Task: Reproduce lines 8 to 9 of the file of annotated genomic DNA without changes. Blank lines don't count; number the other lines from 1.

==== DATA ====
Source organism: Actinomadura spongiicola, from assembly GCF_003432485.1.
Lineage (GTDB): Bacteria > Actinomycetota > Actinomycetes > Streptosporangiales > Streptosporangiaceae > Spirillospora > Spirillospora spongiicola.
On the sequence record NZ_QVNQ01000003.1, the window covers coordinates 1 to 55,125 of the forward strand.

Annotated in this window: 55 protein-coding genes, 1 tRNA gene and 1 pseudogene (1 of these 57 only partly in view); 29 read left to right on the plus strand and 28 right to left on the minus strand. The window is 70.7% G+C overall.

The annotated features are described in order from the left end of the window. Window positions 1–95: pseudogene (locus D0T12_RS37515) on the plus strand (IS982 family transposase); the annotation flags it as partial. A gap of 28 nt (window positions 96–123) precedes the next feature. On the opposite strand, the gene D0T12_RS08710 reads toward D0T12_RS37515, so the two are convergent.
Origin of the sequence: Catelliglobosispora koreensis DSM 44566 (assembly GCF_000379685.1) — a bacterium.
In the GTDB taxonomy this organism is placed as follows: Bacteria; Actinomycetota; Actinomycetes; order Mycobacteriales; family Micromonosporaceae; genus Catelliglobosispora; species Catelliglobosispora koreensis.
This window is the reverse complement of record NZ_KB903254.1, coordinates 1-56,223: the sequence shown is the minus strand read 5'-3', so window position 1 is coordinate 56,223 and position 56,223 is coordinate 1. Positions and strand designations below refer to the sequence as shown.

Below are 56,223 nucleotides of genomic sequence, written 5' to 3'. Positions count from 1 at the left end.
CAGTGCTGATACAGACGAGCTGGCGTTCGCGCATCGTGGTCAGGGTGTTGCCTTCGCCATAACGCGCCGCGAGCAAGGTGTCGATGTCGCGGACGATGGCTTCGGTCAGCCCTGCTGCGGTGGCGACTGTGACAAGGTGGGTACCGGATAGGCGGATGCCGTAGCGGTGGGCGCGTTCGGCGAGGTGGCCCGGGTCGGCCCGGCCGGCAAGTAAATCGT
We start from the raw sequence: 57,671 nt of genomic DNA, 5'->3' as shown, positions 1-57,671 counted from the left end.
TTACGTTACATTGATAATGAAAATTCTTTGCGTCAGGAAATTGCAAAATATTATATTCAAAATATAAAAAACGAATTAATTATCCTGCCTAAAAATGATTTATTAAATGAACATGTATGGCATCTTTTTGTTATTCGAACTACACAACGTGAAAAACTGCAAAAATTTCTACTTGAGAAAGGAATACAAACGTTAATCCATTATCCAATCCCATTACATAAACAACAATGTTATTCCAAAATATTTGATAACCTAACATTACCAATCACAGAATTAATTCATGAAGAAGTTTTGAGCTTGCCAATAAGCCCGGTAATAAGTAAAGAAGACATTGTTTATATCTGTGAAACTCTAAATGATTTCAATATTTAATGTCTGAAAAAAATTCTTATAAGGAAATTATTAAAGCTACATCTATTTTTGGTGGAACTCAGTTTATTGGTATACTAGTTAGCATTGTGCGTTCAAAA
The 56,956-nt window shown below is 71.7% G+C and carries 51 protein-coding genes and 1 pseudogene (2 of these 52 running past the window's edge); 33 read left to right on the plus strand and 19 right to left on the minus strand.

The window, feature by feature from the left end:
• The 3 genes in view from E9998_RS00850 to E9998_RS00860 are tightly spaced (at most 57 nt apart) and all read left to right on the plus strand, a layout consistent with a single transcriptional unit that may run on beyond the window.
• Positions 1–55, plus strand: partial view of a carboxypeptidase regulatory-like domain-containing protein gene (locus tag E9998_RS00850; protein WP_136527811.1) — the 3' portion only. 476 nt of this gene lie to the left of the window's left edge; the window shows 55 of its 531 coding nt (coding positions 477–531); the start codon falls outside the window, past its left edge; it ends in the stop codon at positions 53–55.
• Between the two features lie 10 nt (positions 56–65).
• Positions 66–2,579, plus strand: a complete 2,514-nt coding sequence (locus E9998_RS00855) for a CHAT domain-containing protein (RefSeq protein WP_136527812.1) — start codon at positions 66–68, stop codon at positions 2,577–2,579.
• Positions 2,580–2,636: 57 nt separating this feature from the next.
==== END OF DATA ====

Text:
This window is the reverse complement of record NZ_KB903254.1, coordinates 1-56,223: the sequence shown is the minus strand read 5'-3', so window position 1 is coordinate 56,223 and position 56,223 is coordinate 1. Positions and strand designations below refer to the sequence as shown.

Below are 56,223 nucleotides of genomic sequence, written 5' to 3'. Positions count from 1 at the left end.